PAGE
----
A shoreline erodes near a seawall on Tangier Island in Accomack County, Va., on Dec. 7, 2012. (Photo by Steve Droter/Chesapeake Bay Program)

We know the environment is changing. There are visible signs all around us, and a substantial body of unambiguous data that confirms it. Sea levels are rising. Extreme storms are more frequent and destructive. Droughts and wildfires plague areas around the world. Wetlands are disappearing. Tree species are moving beyond their traditional range. Animal species are migrating at new times and to new places as average temperatures rise. Pests are showing up in places where they have never existed before. Environmental conditions are changing. It doesn’t really matter what you call it—it’s happening, and we must adapt.

One can argue about whether or not these changes have been caused by humans. I believe there is sufficient evidence to show that human activity is responsible for a good part of it. But the question remains: how can we minimize the negative impacts of these changing environmental conditions?

How do we respond? How do we address these changes within the context of Chesapeake Bay restoration? Chris Pyke, chair of the Chesapeake Bay Program’s Scientific and Technical Advisory Committee (STAC), suggests that we look ahead, anticipate these changes and adapt our approaches to them. We need to look at the pollution control measures and management strategies we are developing and determine if they will continue to be effective in light of our changing future. The Bay Program has incorporated an adaptive management decision-making framework that uses scientific data as the basis for responding to these changing conditions. If we don’t continue on this adaptive management track, the money we have spent to control pollution will have been wasted.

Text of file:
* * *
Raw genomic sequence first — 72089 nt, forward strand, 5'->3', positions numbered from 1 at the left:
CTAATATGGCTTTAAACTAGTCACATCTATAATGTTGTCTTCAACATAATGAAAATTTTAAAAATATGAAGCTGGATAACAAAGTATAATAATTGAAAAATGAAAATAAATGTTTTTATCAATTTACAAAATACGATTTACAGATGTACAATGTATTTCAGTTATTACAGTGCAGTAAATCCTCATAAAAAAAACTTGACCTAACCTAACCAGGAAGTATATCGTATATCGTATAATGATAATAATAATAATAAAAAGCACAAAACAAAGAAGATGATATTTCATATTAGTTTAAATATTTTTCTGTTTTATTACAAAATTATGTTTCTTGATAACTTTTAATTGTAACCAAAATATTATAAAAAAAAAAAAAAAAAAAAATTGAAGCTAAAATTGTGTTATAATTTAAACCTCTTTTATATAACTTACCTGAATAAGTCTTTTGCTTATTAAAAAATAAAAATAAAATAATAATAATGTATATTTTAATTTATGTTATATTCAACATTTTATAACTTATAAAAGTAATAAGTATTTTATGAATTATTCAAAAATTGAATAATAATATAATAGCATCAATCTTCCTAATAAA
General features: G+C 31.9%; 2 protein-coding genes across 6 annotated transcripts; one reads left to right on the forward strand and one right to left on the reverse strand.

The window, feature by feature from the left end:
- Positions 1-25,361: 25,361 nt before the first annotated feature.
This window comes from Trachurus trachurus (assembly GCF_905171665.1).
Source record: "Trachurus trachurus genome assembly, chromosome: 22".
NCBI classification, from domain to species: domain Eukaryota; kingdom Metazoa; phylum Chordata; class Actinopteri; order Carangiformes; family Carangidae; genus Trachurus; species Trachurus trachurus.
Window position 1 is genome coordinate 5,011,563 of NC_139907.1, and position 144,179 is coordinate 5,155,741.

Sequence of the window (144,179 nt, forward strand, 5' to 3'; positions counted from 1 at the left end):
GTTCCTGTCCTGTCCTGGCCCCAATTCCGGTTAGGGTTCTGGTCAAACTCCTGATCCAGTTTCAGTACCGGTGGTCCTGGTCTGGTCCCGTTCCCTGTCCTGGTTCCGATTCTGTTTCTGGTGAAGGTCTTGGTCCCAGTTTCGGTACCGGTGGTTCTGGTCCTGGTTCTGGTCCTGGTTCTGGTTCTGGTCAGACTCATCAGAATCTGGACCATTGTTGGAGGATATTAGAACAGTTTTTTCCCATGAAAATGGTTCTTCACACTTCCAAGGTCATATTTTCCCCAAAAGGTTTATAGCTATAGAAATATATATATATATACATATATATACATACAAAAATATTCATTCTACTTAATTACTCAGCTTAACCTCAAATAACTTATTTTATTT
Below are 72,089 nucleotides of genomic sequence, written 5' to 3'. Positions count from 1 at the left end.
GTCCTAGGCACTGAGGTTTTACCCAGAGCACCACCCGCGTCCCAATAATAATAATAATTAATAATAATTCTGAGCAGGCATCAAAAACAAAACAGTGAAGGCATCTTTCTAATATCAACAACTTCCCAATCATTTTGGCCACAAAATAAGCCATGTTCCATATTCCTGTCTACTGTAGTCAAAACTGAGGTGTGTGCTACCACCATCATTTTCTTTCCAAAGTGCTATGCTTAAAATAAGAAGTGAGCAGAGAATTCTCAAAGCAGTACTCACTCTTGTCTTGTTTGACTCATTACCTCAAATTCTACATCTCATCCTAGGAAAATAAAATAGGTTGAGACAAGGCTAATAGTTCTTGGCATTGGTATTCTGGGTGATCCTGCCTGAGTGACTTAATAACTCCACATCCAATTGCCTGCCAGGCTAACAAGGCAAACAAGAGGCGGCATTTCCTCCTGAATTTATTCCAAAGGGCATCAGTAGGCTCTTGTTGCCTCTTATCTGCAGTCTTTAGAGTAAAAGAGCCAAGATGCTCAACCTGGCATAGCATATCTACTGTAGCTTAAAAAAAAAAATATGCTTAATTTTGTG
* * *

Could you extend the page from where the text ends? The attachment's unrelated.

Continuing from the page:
Call it climate change. Call it global warming. Call it sea level rise. It doesn’t really matter what you call it. We know environmental conditions are changing. We ignore it at our peril.



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